01/12/2013 08:44 EST | Updated 03/14/2013 05:12 EDT

Ontario's Giving Up the Dirty-Coal Habit

Getty File
TO GO WITH AFP STORY 'UN-climate-warming-world-China-coal,FOCUS' by Robert Saiget This photo taken on December 8, 2009 shows two people talking outside a coal powered power plant on the outskirts of Linfen, in China's Shanxi province, regarded as one of the cities with the worst air pollution in the world. The choking soot that coats Linfen is testament to an inconvenient truth behind Beijing's promises to curb its greenhouse gas emissions: cheap and carbon-belching coal remains king in China. AFP PHOTO / Peter PARKS (Photo credit should read PETER PARKS/AFP/Getty Images)

Very soon, coal will disappear from our energy mix and we're not going to miss it. Ontario is on track to be the first jurisdiction in North America to eliminate dirty coal-fired generation.

On January 10th, we announced that two of the largest coal-fired electricity plants in the province, Nanticoke and Lambton, are to close a year early, by end of December 2013, saving ratepayers $95 million. The one remaining coal plant in Thunder Bay will stop burning coal by the end of 2014.

Fully eliminating coal-fired generation represents the single largest reduction in greenhouse gases in any jurisdiction in Canada or the United States -- it is the equivalent of taking up to 7 million cars off the road.

In 2003, coal accounted for 25 per cent of our generation; now, it's less than 3 per cent. And in 2014, Ontario's use of coal is expected to be less than 1 per cent of total mix, eventually falling to zero.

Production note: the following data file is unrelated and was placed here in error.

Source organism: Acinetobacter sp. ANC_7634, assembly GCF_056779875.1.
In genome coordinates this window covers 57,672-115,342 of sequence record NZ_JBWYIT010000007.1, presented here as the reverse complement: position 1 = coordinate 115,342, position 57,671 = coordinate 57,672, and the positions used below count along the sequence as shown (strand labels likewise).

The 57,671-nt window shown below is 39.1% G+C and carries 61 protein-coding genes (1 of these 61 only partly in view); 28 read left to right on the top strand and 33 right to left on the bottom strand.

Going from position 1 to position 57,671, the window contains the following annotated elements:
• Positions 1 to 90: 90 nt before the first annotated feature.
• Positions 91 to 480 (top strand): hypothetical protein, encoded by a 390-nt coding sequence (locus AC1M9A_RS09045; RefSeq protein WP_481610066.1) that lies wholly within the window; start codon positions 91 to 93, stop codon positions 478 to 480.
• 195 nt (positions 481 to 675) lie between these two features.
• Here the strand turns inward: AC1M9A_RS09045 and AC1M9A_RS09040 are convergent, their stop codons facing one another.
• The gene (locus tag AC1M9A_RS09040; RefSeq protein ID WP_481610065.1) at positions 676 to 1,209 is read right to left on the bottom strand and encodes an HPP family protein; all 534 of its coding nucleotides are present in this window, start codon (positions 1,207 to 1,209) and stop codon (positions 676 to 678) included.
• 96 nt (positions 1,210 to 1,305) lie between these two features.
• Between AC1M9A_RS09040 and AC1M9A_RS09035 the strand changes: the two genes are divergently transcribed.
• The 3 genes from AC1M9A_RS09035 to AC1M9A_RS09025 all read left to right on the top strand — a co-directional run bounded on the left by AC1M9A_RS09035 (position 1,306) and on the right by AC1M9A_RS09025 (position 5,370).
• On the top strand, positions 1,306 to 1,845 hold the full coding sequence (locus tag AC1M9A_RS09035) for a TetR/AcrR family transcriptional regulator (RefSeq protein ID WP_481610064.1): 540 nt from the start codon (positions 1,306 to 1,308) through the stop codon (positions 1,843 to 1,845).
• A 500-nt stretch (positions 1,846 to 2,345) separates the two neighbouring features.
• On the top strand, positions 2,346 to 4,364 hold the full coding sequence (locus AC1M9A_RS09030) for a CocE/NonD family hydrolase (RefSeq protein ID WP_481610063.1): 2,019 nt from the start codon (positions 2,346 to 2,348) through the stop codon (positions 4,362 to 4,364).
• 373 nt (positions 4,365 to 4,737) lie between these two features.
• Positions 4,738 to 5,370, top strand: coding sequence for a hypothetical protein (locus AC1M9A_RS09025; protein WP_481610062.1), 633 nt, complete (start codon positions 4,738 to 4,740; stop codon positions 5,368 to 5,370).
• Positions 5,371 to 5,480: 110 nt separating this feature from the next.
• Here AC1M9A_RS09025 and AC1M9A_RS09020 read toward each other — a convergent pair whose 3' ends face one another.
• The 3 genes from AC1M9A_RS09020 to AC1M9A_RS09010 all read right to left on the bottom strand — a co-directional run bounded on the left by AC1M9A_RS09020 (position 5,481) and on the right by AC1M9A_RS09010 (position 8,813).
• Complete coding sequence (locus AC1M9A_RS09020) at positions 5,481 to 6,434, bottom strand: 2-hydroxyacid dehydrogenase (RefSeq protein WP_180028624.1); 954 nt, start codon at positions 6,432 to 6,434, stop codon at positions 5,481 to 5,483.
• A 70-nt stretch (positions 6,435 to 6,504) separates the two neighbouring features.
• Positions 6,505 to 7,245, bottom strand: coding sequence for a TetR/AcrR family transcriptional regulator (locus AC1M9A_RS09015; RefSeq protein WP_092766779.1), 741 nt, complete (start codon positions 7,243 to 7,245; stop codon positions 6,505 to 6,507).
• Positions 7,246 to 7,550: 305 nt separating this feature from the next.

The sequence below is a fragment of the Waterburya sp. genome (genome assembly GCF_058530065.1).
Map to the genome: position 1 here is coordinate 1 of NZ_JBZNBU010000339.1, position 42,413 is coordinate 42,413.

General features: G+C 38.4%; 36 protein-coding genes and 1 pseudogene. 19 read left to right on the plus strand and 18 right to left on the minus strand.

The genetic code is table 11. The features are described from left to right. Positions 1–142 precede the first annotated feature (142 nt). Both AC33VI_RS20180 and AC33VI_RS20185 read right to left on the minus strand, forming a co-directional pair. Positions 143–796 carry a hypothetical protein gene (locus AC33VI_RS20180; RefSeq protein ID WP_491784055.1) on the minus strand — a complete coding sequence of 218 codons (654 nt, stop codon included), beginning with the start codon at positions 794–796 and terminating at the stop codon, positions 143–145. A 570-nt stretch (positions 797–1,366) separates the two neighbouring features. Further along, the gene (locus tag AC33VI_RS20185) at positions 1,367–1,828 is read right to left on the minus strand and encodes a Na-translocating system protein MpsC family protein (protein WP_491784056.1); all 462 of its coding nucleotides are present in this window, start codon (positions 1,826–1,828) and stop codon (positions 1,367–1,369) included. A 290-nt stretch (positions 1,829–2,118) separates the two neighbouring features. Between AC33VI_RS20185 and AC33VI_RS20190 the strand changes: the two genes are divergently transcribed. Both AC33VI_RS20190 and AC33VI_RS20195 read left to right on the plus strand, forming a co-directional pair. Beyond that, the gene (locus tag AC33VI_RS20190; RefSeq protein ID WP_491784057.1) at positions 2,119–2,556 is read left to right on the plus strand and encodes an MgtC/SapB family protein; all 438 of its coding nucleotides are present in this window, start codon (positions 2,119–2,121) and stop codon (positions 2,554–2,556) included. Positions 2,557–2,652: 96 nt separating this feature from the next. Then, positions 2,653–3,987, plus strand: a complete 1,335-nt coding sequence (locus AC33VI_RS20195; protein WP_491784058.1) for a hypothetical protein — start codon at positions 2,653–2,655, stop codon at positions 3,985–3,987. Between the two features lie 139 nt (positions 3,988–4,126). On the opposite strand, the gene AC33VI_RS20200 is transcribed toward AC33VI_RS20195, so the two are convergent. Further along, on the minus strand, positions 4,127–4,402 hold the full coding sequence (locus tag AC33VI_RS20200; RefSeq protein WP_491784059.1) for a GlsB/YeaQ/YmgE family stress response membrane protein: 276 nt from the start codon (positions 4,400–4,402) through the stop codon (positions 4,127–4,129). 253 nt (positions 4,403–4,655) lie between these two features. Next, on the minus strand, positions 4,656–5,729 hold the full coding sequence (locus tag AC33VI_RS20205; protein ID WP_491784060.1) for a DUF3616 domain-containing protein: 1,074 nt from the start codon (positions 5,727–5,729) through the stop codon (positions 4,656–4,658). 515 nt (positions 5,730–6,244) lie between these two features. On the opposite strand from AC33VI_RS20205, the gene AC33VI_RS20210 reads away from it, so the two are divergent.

Given that Ontario is Canada's most populous province and its economic engine, that is quite significant. It means our homes, schools, factories, malls, banks and government buildings will be powered by cleaner energy --- when 13.5 million Ontarians flick the lights on, they will know coal is not responsible for the power that made this simple but important task possible.

According to the Ontario Lung Association, this is not only good news for the 2.4 million Ontarians who live with lung disease, but for all of us and our neighbours. Because if simply breathing can make you sick, nothing else matters.

The health impacts of air pollution are well-known. An independent study has stated that eliminating coal-fired generation will save approximately $4.4 billion annually, when health, financial and environmental costs are taken into consideration. That includes fewer kids relying on puffers, fewer hospital visits due to smog related causes and fewer premature deaths.

Moving away from coal also makes good economic sense. The move towards Green Energy has opened up many opportunities for investments in solar, wind and other renewable technologies and created nearly 30,000 jobs in construction, manufacturing and innovation.

Ontario has proven that it can be done. We chose to invest in a cleaner, brighter and more exciting future, one that benefits our health and competitiveness now and for generations to come.

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